India is all set to revive its $20bn nuclear plant deal with bankrupt American nuclear energy developer Westinghouse.
The American company was to build six nuclear reactors in the southern Indian state of Andhra Pradesh at Kovvada, according to the original deal.
As per several media reports, Westinghouse will move into a design and consultation role to provide technology for the nuclear reactors, while their construction will be handled by an Indian partner.
Westinghouse which is a subsidiary of Japan-based Toshiba had declared bankruptcy in March.
Sources familiar with the development told The Times of India: "A new business model is being worked out and things are being renegotiated.
"Westinghouse is getting out of construction business, and they will design the reactors and provide consultation. The construction will be done by Indian companies."
A deal in this regard is likely to be forged by next year after all the renegotiations are done successfully between all the parties involved.
Westinghouse had carried out commercial negotiations regarding the construction of the nuclear reactors with Nuclear Power Corporation of India (NPCIL).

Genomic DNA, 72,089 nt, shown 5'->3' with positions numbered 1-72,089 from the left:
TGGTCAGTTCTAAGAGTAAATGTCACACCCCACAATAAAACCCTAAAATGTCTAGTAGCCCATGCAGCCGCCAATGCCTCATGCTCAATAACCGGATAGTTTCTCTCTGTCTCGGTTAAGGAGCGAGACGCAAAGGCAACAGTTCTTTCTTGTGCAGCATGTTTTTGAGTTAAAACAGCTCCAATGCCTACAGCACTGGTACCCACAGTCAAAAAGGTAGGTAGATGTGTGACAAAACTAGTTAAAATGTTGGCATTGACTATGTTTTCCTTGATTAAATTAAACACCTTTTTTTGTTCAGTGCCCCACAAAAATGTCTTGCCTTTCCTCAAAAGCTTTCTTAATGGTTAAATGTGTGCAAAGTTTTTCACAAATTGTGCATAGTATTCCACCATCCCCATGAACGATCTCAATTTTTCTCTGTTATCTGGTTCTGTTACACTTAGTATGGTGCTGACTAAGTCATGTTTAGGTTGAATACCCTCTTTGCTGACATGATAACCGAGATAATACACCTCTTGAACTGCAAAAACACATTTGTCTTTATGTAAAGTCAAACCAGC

In 2015, Indian Prime Minister Narendra Modi and the then US Prime Minister Barack Obama said in a joint statement that both parties intend to finalize the supply contracts for the nuclear reactors by June 2017. However, with Westinghouse going bankrupt in March , the Indian side was hesitant in moving forward with the deal.
After the recent Modi-Trump meeting in the US, the White House released a statement which read: "The United States and India are committed to realising commercial civil nuclear cooperation, in particular through a contract for six Westinghouse Electric AP-1000 nuclear reactors to be built in Andhra Pradesh.”
Financing of the nuclear project is expected to come from the US Exim Bank. The project which involves commissioning of six AP-1000 atomic reactors of 1.2GW capacity each was proposed under the Indo-US nuclear cooperation agreement in 2008.
Image: India will rework with Westinghouse on nuclear reactors deal. Photo: courtesy of Maxim Weise/Freedigitalphotos.net.